In 1979, the 150th anniversary of the Rainhill trial was to be held at Rainhill station near Liverpool. It was to be a re-enactment of the competition between three locomotives, Stephenson's Rocket, Timothy Hackworth's San Pareil, and a lightweight outsider called Novelty for the privilege of hauling the first passenger railway train in the world, the Manchester to Liverpool Railway.
Fred was interested in the history surrounding this event, so when a friend, Alan Hutchins, who owned an elegant old Bentley limousine, said he had tickets for the VIP stand and was intending to not only go but do it in grand style by taking a hamper with lunch and champagne and said that we were welcome to accompany him, we both said why not? The three of us wore flat caps and waistcoats with fob chains to look the part -in fact we looked like three Fred Dibnahs. Sitting in the polished leather seats behind the walnut dashboard of the Bentley lovingly driven by Alan, we were wafted along the country lanes in great style until we neared the event, where there was a long slow queue of traffic. The classic Bentley started to boil, and while waiting for it to cool off, Alan said: "Do you fancy a glass of champagne?" The big hamper was unstrapped from the back. It was all neatly set out with glasses and knives and forks, and a most sumptuous lunch. Alan was the landlord of a posh pub in Cheshire, the Admiral Rodney, in Prestbury, so he did everything very well when it came to the culinary side of things. Before long we were sitting on the grass verge among the dandelions having scoffed a complete hamper full of food, and, I seem to remember, maybe two or three of bottles of champagne! So we were all feeling rather mellowed. In fact we felt more like lying down for a snooze rather than busting a gut to get to the trial.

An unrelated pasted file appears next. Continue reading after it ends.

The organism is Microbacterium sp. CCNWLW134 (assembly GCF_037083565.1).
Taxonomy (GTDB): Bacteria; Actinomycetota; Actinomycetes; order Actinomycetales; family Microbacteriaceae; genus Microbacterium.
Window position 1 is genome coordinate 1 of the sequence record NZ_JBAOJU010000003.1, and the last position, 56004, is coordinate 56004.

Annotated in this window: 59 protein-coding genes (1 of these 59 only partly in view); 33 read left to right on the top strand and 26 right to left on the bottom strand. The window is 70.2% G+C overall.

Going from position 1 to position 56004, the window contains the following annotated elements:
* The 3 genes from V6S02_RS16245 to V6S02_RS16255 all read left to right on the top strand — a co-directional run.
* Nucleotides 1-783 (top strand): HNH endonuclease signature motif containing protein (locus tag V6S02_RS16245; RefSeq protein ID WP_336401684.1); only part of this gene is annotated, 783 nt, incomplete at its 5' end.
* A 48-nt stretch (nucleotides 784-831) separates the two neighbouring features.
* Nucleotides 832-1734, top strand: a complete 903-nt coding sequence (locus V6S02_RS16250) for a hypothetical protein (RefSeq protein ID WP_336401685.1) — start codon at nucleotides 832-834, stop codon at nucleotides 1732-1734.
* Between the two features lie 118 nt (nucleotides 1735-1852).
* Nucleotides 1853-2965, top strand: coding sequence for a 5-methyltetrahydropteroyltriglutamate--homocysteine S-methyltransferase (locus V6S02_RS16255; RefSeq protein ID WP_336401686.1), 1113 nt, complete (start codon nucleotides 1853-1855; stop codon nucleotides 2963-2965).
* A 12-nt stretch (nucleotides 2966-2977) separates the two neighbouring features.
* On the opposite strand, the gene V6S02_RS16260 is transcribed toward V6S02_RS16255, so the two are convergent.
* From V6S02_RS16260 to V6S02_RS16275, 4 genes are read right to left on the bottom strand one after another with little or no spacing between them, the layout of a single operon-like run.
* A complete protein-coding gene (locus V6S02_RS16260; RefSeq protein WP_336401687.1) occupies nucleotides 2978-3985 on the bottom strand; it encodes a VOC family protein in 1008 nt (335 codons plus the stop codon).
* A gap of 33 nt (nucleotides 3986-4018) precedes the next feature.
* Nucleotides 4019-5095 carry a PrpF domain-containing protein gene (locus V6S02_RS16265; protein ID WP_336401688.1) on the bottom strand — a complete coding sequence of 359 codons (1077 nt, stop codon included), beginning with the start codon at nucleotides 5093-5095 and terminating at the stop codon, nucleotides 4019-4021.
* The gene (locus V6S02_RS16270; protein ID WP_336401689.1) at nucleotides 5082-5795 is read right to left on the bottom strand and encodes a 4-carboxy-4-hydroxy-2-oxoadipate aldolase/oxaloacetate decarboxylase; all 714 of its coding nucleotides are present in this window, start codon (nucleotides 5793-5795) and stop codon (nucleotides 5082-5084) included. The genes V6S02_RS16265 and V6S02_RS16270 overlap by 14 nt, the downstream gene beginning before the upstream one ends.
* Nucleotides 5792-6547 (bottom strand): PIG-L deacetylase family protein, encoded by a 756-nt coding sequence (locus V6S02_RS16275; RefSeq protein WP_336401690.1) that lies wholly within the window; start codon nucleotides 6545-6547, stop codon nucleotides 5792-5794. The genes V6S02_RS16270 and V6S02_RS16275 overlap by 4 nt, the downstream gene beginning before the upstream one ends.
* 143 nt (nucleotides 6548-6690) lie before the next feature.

When we finally got to the show and onto the VIP stand it was nearly over, as the grand parade of locomotives had begun and there were a few disgruntled people having to stand up to let us pass along the row. It was just getting to the climax of the whole thing and the replica of Rocket was approaching to the rousing music of the Guards band opposite in their red tunics and bearskins playing Hail, the Conquering Hero, or something like that, when Fred threw up all over the dignitary sitting in front of him. It was a most awful and embarrassing moment. The dignitary’s wife, a big lady with a huge hat, started bashing Fred with her programme shrieking that we were drunken hooligans who had completely spoilt her husband’s day. I seem to remember he was the mayor of somewhere. After profuse apologies from a very ashamed and subdued Fred, who kept on ducking to miss her forays and repeating, "I didn’t mean it, luv”, we decided to beat a hasty retreat and go and find the area where the locomotives were parked. He couldn't get over the fact that he had been sick and said that it had never happened to him before in his life. It had just come over him like that and it must have been the gassiness of the champagne which he wasn't used to, especially over the top of that game pie! Our spirits revived somewhat when we met the great, great-granddaughter of Timothy Hackworth, George Stephenson’s competitor, the builder of the locomotive San Pareil.
Fred was just beginning to be known on television at the time and she recognised him and came over. She was a lovely lady and regaled us with stories of how her great, great-grandfather - I’m not sure how many greats it actually was - Timothy Hackworth had entrusted some of the casting work for San Pareil to Stephenson’s engineers. She said the casting for the cylinders had mysteriously failed during the original trial which left a bit of a question mark.
Her knowledge about the building of San Pareil was remarkable and understandably she was a staunch believer that it was the better engine of the two. She even inferred that Stephenson might have pinched the idea of the tubed boiler from Hackworth, who had previously thought about it and had mentioned it to one of the Stephenson’s engineers. Unfortunately, he didn’t have the engineering facilities to produce such a boiler for his locomotive in time for the trial. She was a remarkable lady and Fred was enchanted with her first-hand stories of one of his great Victorian engineering heroes, especially as she was a real flesh-and-blood testament to him.
Brian Redhead, the late BBC broadcaster of Radio 4, who had joined us, was also intrigued with her stories. He originated from the north-east and had always been a dedicated upholder of its traditions and industrial history. He asked Fred if he was feeling better now after his little mishap, as he had heard about it in the press office. Fred was mortified to think he had been recognised throwing up over the mayor. Someone said he hoped it wasn't the mayor of Bolton. This worried him nearly all the way home, until we stopped at a pub for a Guinness to settle his stomach and his nerves. It was a good day out!
Roger's Reminiscences - Trials and tribulations of a civic dignitary
Copyright © 2011 Roger Murray